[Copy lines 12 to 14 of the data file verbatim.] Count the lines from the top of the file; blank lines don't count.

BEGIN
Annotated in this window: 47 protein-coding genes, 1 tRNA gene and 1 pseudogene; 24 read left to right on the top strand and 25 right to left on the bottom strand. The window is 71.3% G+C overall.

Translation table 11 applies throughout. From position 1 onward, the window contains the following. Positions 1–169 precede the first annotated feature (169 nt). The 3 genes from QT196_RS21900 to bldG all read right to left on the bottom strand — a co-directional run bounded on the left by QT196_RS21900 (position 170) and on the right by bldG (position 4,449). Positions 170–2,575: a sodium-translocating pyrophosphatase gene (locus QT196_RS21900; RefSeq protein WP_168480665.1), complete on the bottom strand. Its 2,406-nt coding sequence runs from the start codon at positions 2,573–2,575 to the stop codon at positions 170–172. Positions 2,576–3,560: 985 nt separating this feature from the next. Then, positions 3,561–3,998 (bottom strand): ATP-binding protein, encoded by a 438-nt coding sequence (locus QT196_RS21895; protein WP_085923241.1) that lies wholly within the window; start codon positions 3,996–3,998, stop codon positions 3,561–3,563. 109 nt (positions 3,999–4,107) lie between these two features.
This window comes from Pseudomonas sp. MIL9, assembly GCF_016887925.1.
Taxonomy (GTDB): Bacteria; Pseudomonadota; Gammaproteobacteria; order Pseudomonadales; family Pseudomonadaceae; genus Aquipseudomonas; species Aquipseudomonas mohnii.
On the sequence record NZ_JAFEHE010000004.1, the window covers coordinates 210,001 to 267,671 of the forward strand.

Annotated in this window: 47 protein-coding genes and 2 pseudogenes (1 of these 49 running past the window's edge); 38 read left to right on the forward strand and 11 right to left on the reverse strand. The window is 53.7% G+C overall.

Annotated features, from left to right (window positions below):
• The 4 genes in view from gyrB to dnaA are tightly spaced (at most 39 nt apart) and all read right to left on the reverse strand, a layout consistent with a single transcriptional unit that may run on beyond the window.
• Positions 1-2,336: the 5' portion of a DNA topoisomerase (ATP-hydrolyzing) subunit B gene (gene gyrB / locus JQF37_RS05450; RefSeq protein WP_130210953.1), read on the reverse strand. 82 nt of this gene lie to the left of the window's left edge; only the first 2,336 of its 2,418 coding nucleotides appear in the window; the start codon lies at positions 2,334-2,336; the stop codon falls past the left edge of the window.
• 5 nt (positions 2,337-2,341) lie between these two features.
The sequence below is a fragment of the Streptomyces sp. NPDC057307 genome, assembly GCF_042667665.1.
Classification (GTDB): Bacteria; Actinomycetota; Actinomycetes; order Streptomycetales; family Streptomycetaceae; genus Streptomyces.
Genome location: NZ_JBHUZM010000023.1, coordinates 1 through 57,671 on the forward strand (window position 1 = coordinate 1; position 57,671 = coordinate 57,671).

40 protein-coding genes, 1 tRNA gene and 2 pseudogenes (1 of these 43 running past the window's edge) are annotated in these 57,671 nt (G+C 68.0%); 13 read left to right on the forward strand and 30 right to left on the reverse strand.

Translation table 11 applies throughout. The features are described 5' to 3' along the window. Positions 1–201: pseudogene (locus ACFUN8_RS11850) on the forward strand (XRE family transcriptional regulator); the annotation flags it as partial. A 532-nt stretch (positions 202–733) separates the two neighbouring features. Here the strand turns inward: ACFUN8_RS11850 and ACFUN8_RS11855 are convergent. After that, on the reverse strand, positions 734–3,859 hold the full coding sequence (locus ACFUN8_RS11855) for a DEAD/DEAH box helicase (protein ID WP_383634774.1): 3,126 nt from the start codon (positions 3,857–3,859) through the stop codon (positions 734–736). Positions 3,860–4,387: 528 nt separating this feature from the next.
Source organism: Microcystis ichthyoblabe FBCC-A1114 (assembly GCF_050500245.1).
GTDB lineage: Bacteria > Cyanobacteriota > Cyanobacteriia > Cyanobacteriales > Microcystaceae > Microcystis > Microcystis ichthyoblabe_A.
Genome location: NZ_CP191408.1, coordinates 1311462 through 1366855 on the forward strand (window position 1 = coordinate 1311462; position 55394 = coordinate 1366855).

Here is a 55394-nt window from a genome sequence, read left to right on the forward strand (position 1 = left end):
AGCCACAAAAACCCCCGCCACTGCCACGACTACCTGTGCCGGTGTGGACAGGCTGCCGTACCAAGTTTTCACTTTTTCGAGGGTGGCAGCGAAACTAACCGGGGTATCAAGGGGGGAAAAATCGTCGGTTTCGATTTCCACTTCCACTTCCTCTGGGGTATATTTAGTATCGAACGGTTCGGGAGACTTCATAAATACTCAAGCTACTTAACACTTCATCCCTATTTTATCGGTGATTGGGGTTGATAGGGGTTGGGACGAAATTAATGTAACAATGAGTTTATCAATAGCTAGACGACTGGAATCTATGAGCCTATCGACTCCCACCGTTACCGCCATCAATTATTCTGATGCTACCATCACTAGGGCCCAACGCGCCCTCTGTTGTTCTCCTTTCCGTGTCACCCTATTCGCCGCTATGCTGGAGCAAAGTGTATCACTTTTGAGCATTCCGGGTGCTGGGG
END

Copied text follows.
Classification (GTDB): Bacteria; Actinomycetota; Actinomycetes; order Streptomycetales; family Streptomycetaceae; genus Streptomyces.
Genome location: NZ_JBHUZM010000023.1, coordinates 1 through 57,671 on the forward strand (window position 1 = coordinate 1; position 57,671 = coordinate 57,671).

40 protein-coding genes, 1 tRNA gene and 2 pseudogenes (1 of these 43 running past the window's edge) are annotated in these 57,671 nt (G+C 68.0%); 13 read left to right on the forward strand and 30 right to left on the reverse strand.